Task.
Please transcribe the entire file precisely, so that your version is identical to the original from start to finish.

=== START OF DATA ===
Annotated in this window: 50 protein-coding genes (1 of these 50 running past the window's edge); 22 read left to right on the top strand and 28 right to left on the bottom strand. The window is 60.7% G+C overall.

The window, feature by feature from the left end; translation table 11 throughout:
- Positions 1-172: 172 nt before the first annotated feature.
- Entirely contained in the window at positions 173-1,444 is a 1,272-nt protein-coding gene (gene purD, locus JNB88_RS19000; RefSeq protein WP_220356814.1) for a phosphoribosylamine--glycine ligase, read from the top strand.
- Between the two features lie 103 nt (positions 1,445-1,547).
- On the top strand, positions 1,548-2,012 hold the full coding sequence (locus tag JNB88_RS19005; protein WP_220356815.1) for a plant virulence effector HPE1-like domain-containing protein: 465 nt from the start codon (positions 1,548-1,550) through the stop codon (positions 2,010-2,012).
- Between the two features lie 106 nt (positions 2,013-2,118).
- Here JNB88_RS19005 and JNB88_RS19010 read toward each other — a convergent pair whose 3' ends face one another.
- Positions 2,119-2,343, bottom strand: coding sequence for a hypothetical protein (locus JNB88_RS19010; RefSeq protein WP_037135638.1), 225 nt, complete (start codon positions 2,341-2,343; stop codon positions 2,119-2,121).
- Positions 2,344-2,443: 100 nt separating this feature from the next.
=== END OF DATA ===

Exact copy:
Annotated in this window: 50 protein-coding genes (1 of these 50 running past the window's edge); 22 read left to right on the top strand and 28 right to left on the bottom strand. The window is 60.7% G+C overall.

The window, feature by feature from the left end; translation table 11 throughout:
- Positions 1-172: 172 nt before the first annotated feature.
- Entirely contained in the window at positions 173-1,444 is a 1,272-nt protein-coding gene (gene purD, locus JNB88_RS19000; RefSeq protein WP_220356814.1) for a phosphoribosylamine--glycine ligase, read from the top strand.
- Between the two features lie 103 nt (positions 1,445-1,547).
- On the top strand, positions 1,548-2,012 hold the full coding sequence (locus tag JNB88_RS19005; protein WP_220356815.1) for a plant virulence effector HPE1-like domain-containing protein: 465 nt from the start codon (positions 1,548-1,550) through the stop codon (positions 2,010-2,012).
- Between the two features lie 106 nt (positions 2,013-2,118).
- Here JNB88_RS19005 and JNB88_RS19010 read toward each other — a convergent pair whose 3' ends face one another.
- Positions 2,119-2,343, bottom strand: coding sequence for a hypothetical protein (locus JNB88_RS19010; RefSeq protein WP_037135638.1), 225 nt, complete (start codon positions 2,341-2,343; stop codon positions 2,119-2,121).
- Positions 2,344-2,443: 100 nt separating this feature from the next.